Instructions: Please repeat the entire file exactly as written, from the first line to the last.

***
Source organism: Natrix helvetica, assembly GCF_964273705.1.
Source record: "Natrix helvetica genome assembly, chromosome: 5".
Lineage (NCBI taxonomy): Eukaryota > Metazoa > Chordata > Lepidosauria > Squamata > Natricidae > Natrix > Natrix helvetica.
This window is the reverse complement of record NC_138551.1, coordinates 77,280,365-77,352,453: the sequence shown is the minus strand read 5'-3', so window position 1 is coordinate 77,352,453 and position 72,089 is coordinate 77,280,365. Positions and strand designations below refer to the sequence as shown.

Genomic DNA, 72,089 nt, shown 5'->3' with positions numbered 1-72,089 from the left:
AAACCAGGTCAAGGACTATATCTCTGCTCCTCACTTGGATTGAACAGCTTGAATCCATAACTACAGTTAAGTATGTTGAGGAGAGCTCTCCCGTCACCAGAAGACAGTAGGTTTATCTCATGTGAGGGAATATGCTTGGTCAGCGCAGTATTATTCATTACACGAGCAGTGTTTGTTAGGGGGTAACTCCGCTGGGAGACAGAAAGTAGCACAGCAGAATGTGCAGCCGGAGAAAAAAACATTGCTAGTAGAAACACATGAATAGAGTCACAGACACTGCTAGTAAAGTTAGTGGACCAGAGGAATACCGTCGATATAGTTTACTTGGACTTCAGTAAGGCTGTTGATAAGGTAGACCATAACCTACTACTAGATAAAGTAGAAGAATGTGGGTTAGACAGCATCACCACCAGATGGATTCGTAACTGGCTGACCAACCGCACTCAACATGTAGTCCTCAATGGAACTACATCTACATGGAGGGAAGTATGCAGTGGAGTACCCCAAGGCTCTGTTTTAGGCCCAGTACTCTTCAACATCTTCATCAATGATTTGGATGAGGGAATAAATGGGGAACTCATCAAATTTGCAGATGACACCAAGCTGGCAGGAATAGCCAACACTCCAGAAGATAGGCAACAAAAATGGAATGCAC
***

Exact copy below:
Source organism: Natrix helvetica, assembly GCF_964273705.1.
Source record: "Natrix helvetica genome assembly, chromosome: 5".
Lineage (NCBI taxonomy): Eukaryota > Metazoa > Chordata > Lepidosauria > Squamata > Natricidae > Natrix > Natrix helvetica.
This window is the reverse complement of record NC_138551.1, coordinates 77,280,365-77,352,453: the sequence shown is the minus strand read 5'-3', so window position 1 is coordinate 77,352,453 and position 72,089 is coordinate 77,280,365. Positions and strand designations below refer to the sequence as shown.

Genomic DNA, 72,089 nt, shown 5'->3' with positions numbered 1-72,089 from the left:
AAACCAGGTCAAGGACTATATCTCTGCTCCTCACTTGGATTGAACAGCTTGAATCCATAACTACAGTTAAGTATGTTGAGGAGAGCTCTCCCGTCACCAGAAGACAGTAGGTTTATCTCATGTGAGGGAATATGCTTGGTCAGCGCAGTATTATTCATTACACGAGCAGTGTTTGTTAGGGGGTAACTCCGCTGGGAGACAGAAAGTAGCACAGCAGAATGTGCAGCCGGAGAAAAAAACATTGCTAGTAGAAACACATGAATAGAGTCACAGACACTGCTAGTAAAGTTAGTGGACCAGAGGAATACCGTCGATATAGTTTACTTGGACTTCAGTAAGGCTGTTGATAAGGTAGACCATAACCTACTACTAGATAAAGTAGAAGAATGTGGGTTAGACAGCATCACCACCAGATGGATTCGTAACTGGCTGACCAACCGCACTCAACATGTAGTCCTCAATGGAACTACATCTACATGGAGGGAAGTATGCAGTGGAGTACCCCAAGGCTCTGTTTTAGGCCCAGTACTCTTCAACATCTTCATCAATGATTTGGATGAGGGAATAAATGGGGAACTCATCAAATTTGCAGATGACACCAAGCTGGCAGGAATAGCCAACACTCCAGAAGATAGGCAACAAAAATGGAATGCAC